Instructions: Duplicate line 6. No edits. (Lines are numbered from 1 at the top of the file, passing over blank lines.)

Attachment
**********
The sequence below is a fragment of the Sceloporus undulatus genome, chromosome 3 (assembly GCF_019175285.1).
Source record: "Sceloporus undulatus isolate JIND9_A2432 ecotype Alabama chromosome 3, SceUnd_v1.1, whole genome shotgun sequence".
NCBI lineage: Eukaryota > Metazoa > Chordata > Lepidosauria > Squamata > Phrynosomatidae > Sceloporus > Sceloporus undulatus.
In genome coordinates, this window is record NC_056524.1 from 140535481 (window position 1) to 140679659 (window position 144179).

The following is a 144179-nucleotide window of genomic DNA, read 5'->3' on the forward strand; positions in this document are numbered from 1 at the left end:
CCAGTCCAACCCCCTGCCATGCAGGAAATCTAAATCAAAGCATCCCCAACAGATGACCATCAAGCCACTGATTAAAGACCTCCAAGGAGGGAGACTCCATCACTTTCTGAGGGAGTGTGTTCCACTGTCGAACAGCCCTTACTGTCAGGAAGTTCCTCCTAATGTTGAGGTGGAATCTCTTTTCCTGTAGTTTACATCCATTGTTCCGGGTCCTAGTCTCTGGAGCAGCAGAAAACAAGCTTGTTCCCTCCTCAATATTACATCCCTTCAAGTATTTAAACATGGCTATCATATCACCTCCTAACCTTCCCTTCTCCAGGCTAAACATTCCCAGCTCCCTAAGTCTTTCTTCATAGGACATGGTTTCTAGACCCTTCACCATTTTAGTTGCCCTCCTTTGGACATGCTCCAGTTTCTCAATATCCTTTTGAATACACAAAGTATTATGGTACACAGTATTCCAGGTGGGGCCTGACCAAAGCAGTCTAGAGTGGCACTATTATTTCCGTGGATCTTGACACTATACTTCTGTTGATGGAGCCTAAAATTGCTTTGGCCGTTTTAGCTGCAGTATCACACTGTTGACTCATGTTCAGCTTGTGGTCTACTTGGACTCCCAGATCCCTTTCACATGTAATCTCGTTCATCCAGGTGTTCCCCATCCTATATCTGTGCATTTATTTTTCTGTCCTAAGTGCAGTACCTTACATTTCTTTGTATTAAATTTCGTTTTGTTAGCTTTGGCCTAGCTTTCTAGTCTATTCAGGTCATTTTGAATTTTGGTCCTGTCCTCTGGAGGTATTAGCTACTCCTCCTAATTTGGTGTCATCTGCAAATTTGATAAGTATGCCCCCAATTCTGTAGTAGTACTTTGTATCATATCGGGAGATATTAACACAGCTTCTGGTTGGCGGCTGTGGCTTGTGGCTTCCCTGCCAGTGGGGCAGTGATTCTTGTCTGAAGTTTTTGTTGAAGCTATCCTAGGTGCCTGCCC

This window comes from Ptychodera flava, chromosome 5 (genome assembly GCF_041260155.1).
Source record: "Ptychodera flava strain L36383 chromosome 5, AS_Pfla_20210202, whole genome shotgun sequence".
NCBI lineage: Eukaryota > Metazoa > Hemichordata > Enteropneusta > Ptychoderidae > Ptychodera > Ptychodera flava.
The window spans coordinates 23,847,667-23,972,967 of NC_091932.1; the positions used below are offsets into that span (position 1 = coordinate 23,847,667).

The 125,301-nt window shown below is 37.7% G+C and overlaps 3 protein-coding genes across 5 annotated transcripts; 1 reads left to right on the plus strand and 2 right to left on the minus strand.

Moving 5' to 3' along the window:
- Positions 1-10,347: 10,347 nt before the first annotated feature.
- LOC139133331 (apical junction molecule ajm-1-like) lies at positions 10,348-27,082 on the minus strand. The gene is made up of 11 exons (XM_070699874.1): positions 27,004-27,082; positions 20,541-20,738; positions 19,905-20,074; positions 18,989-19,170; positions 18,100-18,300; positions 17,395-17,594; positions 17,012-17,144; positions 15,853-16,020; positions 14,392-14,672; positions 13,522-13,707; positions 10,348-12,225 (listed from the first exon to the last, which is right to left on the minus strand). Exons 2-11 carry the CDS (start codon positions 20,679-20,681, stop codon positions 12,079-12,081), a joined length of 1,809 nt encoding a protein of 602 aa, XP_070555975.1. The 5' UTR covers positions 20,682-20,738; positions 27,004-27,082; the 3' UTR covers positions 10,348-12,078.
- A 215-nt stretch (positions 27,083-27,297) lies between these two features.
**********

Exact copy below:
CCAGTCCAACCCCCTGCCATGCAGGAAATCTAAATCAAAGCATCCCCAACAGATGACCATCAAGCCACTGATTAAAGACCTCCAAGGAGGGAGACTCCATCACTTTCTGAGGGAGTGTGTTCCACTGTCGAACAGCCCTTACTGTCAGGAAGTTCCTCCTAATGTTGAGGTGGAATCTCTTTTCCTGTAGTTTACATCCATTGTTCCGGGTCCTAGTCTCTGGAGCAGCAGAAAACAAGCTTGTTCCCTCCTCAATATTACATCCCTTCAAGTATTTAAACATGGCTATCATATCACCTCCTAACCTTCCCTTCTCCAGGCTAAACATTCCCAGCTCCCTAAGTCTTTCTTCATAGGACATGGTTTCTAGACCCTTCACCATTTTAGTTGCCCTCCTTTGGACATGCTCCAGTTTCTCAATATCCTTTTGAATACACAAAGTATTATGGTACACAGTATTCCAGGTGGGGCCTGACCAAAGCAGTCTAGAGTGGCACTATTATTTCCGTGGATCTTGACACTATACTTCTGTTGATGGAGCCTAAAATTGCTTTGGCCGTTTTAGCTGCAGTATCACACTGTTGACTCATGTTCAGCTTGTGGTCTACTTGGACTCCCAGATCCCTTTCACATGTAATCTCGTTCATCCAGGTGTTCCCCATCCTATATCTGTGCATTTATTTTTCTGTCCTAAGTGCAGTACCTTACATTTCTTTGTATTAAATTTCGTTTTGTTAGCTTTGGCCTAGCTTTCTAGTCTATTCAGGTCATTTTGAATTTTGGTCCTGTCCTCTGGAGGTATTAGCTACTCCTCCTAATTTGGTGTCATCTGCAAATTTGATAAGTATGCCCCCAATTCTGTAGTAGTACTTTGTATCATATCGGGAGATATTAACACAGCTTCTGGTTGGCGGCTGTGGCTTGTGGCTTCCCTGCCAGTGGGGCAGTGATTCTTGTCTGAAGTTTTTGTTGAAGCTATCCTAGGTGCCTGCCC